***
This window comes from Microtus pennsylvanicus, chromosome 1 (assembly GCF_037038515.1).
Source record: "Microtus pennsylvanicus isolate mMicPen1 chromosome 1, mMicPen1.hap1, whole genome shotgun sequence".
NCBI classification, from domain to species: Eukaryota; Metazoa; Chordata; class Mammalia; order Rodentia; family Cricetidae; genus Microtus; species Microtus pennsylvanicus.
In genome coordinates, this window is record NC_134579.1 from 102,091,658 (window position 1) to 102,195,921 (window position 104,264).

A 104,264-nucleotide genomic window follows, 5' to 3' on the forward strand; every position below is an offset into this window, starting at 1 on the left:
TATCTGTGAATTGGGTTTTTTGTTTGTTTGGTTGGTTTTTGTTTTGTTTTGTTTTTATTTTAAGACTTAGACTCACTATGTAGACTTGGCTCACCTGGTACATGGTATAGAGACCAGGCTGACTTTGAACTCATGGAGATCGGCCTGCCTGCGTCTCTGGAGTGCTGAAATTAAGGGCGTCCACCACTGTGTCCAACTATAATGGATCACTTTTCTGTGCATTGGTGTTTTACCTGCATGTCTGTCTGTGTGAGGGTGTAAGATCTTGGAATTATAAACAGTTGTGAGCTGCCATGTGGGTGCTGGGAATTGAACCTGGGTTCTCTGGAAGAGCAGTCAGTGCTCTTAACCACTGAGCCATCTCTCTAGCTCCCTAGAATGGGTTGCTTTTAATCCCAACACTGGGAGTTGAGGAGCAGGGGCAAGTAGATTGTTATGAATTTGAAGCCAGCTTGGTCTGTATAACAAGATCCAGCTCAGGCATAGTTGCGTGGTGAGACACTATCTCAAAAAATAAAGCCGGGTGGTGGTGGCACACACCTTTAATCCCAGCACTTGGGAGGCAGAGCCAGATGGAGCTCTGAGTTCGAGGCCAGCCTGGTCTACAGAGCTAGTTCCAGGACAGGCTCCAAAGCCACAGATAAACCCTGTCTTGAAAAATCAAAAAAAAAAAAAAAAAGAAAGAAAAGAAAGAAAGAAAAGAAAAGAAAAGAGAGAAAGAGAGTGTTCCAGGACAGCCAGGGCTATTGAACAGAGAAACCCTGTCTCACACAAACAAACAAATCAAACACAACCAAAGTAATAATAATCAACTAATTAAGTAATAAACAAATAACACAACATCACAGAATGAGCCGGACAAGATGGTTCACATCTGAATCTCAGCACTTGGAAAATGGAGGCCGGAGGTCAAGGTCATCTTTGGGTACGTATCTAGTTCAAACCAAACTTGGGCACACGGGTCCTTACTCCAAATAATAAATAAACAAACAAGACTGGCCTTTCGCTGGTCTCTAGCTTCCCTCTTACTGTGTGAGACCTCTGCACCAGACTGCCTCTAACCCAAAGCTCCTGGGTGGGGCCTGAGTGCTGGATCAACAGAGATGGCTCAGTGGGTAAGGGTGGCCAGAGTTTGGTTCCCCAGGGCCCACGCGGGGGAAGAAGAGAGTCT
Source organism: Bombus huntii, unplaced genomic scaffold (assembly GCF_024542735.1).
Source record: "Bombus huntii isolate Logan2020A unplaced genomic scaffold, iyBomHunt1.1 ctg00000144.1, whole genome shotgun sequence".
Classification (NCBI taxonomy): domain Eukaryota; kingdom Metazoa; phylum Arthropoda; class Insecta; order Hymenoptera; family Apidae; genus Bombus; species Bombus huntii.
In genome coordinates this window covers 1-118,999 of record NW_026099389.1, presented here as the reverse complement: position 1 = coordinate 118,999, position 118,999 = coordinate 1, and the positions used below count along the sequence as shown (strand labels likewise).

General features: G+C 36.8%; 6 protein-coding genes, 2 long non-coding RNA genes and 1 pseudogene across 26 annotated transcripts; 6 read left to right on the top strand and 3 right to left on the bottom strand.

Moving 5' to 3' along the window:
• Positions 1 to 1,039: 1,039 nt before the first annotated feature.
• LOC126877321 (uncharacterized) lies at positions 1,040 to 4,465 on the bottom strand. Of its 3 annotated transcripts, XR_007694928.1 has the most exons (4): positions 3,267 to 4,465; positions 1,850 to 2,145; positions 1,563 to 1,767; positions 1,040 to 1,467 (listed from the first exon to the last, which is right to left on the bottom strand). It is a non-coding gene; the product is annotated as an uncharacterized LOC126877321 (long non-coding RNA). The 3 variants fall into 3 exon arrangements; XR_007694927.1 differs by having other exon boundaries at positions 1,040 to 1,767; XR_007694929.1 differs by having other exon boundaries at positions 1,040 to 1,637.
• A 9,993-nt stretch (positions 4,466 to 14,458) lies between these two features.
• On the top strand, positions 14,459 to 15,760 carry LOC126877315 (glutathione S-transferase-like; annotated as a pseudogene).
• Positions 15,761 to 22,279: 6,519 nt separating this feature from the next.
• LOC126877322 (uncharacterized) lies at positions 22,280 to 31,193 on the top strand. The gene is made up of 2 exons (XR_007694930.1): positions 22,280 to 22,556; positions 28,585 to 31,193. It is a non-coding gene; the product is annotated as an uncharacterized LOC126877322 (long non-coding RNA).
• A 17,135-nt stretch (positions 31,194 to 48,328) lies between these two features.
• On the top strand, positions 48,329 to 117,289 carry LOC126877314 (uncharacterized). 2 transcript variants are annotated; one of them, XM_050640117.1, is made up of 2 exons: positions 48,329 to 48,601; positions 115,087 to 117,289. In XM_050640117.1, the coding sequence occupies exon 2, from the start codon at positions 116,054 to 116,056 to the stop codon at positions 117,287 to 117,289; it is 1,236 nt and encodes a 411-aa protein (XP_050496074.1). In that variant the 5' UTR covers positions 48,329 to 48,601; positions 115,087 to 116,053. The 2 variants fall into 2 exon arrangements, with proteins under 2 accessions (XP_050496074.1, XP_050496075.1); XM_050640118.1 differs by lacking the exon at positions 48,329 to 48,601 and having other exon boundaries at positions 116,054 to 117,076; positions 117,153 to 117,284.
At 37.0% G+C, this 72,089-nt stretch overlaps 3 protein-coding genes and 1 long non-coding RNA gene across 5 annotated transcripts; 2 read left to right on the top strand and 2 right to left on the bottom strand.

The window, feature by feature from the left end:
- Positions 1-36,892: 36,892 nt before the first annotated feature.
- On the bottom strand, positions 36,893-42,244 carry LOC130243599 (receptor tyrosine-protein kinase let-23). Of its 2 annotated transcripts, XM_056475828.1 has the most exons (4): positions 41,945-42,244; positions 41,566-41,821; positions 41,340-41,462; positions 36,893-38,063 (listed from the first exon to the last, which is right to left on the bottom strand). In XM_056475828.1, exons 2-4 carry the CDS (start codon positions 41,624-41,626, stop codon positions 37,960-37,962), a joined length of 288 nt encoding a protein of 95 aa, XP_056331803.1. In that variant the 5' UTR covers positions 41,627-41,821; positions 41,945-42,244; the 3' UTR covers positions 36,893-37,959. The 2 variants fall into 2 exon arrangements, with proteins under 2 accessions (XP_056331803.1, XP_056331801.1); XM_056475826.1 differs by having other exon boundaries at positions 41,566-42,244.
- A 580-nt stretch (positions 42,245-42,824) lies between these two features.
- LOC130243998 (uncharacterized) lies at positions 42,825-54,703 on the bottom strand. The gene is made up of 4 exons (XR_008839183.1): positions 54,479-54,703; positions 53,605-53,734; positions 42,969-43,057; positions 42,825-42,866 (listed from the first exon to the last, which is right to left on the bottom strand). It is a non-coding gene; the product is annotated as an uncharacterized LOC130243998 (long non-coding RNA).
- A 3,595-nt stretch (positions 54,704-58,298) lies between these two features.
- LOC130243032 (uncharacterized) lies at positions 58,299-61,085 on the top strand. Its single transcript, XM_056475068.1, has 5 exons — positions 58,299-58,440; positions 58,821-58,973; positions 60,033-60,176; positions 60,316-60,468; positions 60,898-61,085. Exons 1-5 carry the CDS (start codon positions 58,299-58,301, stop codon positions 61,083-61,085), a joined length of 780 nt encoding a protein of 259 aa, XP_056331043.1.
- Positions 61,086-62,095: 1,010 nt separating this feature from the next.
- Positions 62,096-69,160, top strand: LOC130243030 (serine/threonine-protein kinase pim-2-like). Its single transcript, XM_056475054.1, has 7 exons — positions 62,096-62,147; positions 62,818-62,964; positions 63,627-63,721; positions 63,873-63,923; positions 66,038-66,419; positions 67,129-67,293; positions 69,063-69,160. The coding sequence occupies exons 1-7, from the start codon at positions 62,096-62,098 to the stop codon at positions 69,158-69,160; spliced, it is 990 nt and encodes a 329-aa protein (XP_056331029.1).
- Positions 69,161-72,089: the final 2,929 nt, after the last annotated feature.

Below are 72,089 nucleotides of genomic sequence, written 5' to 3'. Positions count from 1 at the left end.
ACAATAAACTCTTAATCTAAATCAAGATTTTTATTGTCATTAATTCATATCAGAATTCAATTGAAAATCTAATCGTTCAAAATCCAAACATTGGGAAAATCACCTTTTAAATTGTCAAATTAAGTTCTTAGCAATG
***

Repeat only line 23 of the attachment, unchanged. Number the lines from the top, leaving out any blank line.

- Positions 1-36,892: 36,892 nt before the first annotated feature.